On Monday, October 25, from 4-6pm, at 59th Street & 5th Avenue, at the Grand Army Plaza, a 3,000 Pound sculpture of a gigantic heart called “The Heroes Heart Monument” arrives. The Heroes Heart monument, pays tribute to the healthcare workers and victims of Covid19
World Renowned, Italian Sculptor, Sergio Furnari, has created a symbol of hope and love with his gigantic heart made out of 3,000lbs of metal.
This piece will become a place where people can find emotional and spiritual support. At this time, there is not a single monument dedicated to all the people that suffered from the pandemic.
“The Heroes Heart Monument” is a simple representation of love, comfort, and passion. Furnari has invested almost $100,000 of his own funds to create this artwork. He was a recipient of the New York City Artist Corps Grant of $5,000.
The location of the monument is temporary and Sergio Furnari is looking to give it a permanent home somewhere in New York City. This monument will become one of the most photographed artwork in New York City where the spectator can interact with the artwork and become a part of the artwork. He is inviting people to sit and interact/take photos with the monument.
This is not the first tribute to America’s Heroes. Sergio created the Life Sized “Lunchtime On Top Of A Skyscraper” sculpture of 11 Iron Workers on a beam having lunch, which was inspired by the famous photo of the same name.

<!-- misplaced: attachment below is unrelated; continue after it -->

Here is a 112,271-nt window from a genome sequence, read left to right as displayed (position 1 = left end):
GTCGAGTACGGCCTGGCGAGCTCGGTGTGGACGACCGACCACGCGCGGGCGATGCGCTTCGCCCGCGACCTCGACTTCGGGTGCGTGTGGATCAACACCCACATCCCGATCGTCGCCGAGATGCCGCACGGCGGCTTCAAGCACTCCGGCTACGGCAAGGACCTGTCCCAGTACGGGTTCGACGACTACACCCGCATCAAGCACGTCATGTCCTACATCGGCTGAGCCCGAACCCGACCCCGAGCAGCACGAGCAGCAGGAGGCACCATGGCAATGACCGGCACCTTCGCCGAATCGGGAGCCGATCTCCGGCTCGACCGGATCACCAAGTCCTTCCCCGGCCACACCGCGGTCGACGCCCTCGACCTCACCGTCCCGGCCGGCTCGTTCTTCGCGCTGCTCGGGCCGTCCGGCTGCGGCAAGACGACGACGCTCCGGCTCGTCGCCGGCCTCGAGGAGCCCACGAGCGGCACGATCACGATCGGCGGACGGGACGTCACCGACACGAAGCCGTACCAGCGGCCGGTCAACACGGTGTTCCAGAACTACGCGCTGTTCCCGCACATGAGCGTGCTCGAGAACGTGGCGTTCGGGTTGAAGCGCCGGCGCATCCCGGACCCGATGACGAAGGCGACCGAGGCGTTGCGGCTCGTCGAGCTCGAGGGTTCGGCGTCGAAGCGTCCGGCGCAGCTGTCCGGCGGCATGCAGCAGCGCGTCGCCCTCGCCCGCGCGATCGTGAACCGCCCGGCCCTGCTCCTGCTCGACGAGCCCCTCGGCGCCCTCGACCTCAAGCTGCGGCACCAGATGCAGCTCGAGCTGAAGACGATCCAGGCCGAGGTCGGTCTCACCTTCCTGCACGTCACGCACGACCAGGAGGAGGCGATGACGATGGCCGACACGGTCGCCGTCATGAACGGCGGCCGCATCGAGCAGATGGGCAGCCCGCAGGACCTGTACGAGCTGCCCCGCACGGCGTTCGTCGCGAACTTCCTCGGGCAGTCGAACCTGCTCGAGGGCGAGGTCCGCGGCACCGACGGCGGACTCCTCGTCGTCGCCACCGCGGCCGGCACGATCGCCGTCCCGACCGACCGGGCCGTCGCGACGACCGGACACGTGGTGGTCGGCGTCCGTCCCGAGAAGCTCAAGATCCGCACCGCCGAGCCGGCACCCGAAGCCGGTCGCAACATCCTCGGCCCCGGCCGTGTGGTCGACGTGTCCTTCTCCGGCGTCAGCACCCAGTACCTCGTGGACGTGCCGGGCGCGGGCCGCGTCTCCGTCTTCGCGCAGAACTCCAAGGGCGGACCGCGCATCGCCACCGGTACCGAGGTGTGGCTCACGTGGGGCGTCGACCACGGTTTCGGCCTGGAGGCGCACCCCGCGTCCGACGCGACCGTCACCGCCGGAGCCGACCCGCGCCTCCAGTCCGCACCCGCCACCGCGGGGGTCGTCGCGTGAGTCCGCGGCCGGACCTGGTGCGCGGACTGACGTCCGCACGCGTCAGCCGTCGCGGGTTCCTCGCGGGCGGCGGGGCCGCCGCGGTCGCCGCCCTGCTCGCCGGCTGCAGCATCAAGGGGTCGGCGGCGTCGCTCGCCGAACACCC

After 9/11, he sat at the footprints of The World Trade Center for months, so that the workers would see the tribute as they took breaks from work and even let them sit on top to take photos and feel recognized.
Sergio Furnari was born in Caltagirone, home city of the Sicilian ceramics, which has influenced the artist since his childhood. In fact, many of his works refer to colors and style of Caltagirone, but that’s not the case with “Covid Hero Monument”. It has a different, almost of devotion, symbolic value. After the installation in Times Square, the travelling sculpture has moved in front of the Presbyterian Hospital of Manhattan to thank doctors and nurses who have fought and are still fighting against the virus. However, Sergio Furnari’s social activism doesn’t end here: the artist is also the promoter of a fundraiser for children orphaned by the pandemic.